This is my latest English language article, written at the request of VNExpress International. I think it provides a pretty comprehensive update about the current situation for those with a personal and/or professional interest in the status of US-bound Vietnamese students.  (It’s an edited and expanded version of an article I wrote last July for University World News.)

Note the caveat in my concluding paragraph.  Why?  Because only God is perfect.  🙂

While the wave of interest in study in the U.S. will eventually break because of demographic and development-related factors, such as an aging population and an improvement in the quality of the domestic higher education system, demand is likely to continue to gain momentum, barring unforeseen political and economic circumstances. Since no one has a crystal ball, however, medium-term outcomes are anyone’s guess.

Here’s a link to the Vietnamese translation:  MỸ VẪN LÀ MỘT TRONG SỐ NHỮNG ĐIỂM ĐẾN DU HỌC HÀNG ĐẦU CỦA SINH VIÊN VIỆT NAM BẤT LUẬN ĐANG TRONG NHIỆM KÌ CỦA DONALD TRUMP

MAA

Irony

Charlottesville & EducationUSA

Defined as:

a state of affairs or an event that seems deliberately contrary to what one expects and is often amusing as a result.

That and surreal are the words that best describe a situation I encountered while reading an online US newspaper article about the white supremacist “rally” in Charlottesville, VA.  (This was before the violence, including deaths and injuries, that occurred the following day.)

Scrolling down, I suddenly noticed a two-minute EducationUSA video with a link to learn more.  Below are two screenshots. 

edusa1edusa2

The irony became much thicker after Donald Trump failed to condemn the actions of the white supremacists in this Tweet:

trump and charlottesville

MAA

Vietnam: Southeast Asia’s Most Dynamic Outbound Market

World Education Services has long advocated Vietnam as a viable recruitment market for institutions in North America. Understanding these students’ culture and family backgrounds, as well as the contextual factors that can ‘push’ them from Vietnam and ‘pull’ them toward institutions in other countries, can go a long way toward helping institutions develop an actionable plan for reaching out to and them.

This is a good analysis by WENR with a couple of exceptions:

The United States is, depending on who is reporting, either the number one, two or three destination for outbound students from Vietnam.

There is no doubt about the ranking, if you look at the latest figures from the US and Japanese governments.  Japan is the world’s leading host of Vietnamese students, broadly defined, as the article notes, followed by the US. Every time I check the SEVIS figures, based on the latest quarterly update, I also check the latest stats from the Australian government, since the two countries are usually pretty close in Vietnamese enrollment.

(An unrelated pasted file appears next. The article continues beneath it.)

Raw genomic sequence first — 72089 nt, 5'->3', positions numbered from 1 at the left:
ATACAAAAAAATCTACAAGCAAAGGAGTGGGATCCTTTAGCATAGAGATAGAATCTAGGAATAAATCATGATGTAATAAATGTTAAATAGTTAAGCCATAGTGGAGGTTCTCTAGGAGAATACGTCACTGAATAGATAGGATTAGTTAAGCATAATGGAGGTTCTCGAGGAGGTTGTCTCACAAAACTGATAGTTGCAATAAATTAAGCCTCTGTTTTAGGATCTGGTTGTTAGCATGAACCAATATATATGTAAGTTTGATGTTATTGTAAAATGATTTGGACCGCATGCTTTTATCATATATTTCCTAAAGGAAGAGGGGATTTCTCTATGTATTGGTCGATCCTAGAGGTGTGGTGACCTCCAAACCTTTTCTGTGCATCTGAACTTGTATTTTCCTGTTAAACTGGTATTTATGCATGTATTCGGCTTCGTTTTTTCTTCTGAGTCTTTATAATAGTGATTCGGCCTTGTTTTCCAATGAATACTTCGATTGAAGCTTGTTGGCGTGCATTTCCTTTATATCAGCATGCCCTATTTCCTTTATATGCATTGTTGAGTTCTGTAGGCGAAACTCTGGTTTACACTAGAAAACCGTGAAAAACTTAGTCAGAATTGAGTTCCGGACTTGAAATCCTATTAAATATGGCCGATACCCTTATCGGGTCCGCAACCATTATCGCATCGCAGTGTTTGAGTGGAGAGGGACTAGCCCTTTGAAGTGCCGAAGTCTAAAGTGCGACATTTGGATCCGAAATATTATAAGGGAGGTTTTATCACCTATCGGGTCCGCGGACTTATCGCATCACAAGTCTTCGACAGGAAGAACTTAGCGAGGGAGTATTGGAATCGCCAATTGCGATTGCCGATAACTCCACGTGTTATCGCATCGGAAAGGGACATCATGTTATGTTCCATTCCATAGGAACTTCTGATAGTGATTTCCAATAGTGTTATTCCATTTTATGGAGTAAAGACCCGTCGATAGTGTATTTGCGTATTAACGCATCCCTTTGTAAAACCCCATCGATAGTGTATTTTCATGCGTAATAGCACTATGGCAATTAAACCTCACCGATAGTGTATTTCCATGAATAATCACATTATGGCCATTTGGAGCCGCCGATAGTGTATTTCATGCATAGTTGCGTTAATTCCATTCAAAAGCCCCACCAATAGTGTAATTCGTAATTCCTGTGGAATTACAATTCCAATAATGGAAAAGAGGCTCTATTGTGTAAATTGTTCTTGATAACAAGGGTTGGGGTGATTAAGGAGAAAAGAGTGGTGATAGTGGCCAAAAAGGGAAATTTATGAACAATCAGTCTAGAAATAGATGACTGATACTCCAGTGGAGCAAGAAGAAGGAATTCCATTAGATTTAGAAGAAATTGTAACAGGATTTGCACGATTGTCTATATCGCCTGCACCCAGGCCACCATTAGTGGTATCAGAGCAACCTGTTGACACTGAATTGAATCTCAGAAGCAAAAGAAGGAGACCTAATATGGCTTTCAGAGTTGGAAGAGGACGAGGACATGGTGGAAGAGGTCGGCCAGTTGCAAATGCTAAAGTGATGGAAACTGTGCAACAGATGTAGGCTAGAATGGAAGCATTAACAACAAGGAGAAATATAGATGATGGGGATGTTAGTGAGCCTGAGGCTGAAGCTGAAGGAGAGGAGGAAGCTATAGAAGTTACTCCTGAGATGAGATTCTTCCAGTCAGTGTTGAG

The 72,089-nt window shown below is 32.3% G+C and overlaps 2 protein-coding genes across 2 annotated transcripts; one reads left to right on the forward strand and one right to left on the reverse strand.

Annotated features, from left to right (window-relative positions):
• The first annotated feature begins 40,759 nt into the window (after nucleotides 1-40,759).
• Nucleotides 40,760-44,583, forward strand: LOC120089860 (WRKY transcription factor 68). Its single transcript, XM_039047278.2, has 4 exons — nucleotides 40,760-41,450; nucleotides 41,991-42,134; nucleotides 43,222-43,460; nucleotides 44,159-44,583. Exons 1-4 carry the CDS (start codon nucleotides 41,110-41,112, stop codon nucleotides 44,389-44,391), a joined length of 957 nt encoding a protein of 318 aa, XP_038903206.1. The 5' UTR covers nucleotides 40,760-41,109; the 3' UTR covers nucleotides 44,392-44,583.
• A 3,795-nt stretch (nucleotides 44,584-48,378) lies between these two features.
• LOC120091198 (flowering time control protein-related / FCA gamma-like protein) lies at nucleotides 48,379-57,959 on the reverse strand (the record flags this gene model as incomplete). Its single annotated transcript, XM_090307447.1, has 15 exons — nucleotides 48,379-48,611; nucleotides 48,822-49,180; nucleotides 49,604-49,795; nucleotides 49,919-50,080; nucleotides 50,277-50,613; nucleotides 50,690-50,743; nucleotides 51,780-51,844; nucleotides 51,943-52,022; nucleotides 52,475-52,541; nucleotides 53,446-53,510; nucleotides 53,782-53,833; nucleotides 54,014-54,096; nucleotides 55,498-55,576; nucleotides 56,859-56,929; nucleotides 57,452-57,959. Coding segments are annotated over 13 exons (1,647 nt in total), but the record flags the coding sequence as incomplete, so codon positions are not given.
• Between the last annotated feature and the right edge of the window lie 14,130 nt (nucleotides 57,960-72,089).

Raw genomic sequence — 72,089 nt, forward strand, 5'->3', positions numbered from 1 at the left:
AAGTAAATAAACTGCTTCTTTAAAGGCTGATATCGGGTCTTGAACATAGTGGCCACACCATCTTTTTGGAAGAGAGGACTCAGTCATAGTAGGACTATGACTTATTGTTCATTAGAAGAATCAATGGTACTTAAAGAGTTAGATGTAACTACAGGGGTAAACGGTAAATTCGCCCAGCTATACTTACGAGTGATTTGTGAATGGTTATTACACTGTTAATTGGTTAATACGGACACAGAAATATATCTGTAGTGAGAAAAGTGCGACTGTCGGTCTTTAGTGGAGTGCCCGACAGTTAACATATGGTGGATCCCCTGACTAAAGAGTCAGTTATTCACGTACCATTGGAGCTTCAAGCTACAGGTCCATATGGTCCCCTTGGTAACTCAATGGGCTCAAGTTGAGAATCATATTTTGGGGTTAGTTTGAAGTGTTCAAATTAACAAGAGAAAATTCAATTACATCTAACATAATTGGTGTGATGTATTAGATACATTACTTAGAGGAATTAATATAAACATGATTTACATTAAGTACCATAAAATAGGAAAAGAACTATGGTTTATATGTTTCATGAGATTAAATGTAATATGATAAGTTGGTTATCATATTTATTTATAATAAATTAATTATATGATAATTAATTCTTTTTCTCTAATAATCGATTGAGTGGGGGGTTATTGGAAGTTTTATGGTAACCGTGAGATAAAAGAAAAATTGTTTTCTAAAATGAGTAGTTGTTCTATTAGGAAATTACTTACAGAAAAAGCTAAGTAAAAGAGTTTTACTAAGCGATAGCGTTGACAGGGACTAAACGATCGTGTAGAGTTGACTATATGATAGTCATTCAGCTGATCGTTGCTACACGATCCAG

A more immediately relevant event is the recent move by Vietnam’s Ministry of Education and Training to deregulate Vietnamese education agents.

This “deregulation” occurred in the summer of 2016.  A new plan has since been approved that is similar to, but different from, the old one.  The two main provisions of Decree No. 46/2017/ND-CP, recently issued by the Vietnamese government, are that they are no longer required to deposit 500 million VND (approximately $22,000 at the current exchange rate) and, once again, advisers will be required to take a course and be certified by the education authorities. 

MAA

 

Consumer Barometer with Google in Viet Nam

This is a useful resource that reveals the following information, most of it fairly up-to-date, about Vietnamese online habits. The relevant data graphics are displayed after four (4) key questions.

Keep in mind that Viet Nam currently ranks 7th in the world for Facebook users with about 64 million accounts, a 40% increase (!) this year alone. This in a population of about 96 million. (That’s 3% of the global total.) It’s clear that those are not unique accounts and that many people have more than one, which also applies to mobile phones. Ho Chi Minh City ranks among the top 10 cities globally for having the most Facebookers with 14 million users.